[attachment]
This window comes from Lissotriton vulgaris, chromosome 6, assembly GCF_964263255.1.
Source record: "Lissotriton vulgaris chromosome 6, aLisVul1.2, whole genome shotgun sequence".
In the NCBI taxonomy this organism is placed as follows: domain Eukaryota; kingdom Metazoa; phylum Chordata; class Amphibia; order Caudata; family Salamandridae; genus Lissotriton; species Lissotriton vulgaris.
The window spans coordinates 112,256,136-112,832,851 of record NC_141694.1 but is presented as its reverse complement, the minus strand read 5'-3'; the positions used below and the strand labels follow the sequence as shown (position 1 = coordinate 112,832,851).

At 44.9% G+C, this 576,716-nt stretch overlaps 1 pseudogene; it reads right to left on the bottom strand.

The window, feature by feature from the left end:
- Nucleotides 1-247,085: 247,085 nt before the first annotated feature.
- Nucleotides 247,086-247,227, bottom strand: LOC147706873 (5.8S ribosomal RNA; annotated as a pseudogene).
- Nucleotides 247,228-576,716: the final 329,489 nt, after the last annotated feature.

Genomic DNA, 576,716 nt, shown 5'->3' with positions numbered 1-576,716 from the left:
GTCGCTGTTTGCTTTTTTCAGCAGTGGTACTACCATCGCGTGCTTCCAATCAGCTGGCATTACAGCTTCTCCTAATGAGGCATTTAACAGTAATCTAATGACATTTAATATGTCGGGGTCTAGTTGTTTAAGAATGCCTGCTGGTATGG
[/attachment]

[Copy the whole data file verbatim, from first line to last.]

This window comes from Lissotriton vulgaris, chromosome 6, assembly GCF_964263255.1.
Source record: "Lissotriton vulgaris chromosome 6, aLisVul1.2, whole genome shotgun sequence".
In the NCBI taxonomy this organism is placed as follows: domain Eukaryota; kingdom Metazoa; phylum Chordata; class Amphibia; order Caudata; family Salamandridae; genus Lissotriton; species Lissotriton vulgaris.
The window spans coordinates 112,256,136-112,832,851 of record NC_141694.1 but is presented as its reverse complement, the minus strand read 5'-3'; the positions used below and the strand labels follow the sequence as shown (position 1 = coordinate 112,832,851).

At 44.9% G+C, this 576,716-nt stretch overlaps 1 pseudogene; it reads right to left on the bottom strand.

The window, feature by feature from the left end:
- Nucleotides 1-247,085: 247,085 nt before the first annotated feature.
- Nucleotides 247,086-247,227, bottom strand: LOC147706873 (5.8S ribosomal RNA; annotated as a pseudogene).
- Nucleotides 247,228-576,716: the final 329,489 nt, after the last annotated feature.

Genomic DNA, 576,716 nt, shown 5'->3' with positions numbered 1-576,716 from the left:
GTCGCTGTTTGCTTTTTTCAGCAGTGGTACTACCATCGCGTGCTTCCAATCAGCTGGCATTACAGCTTCTCCTAATGAGGCATTTAACAGTAATCTAATGACATTTAATATGTCGGGGTCTAGTTGTTTAAGAATGCCTGCTGGTATGG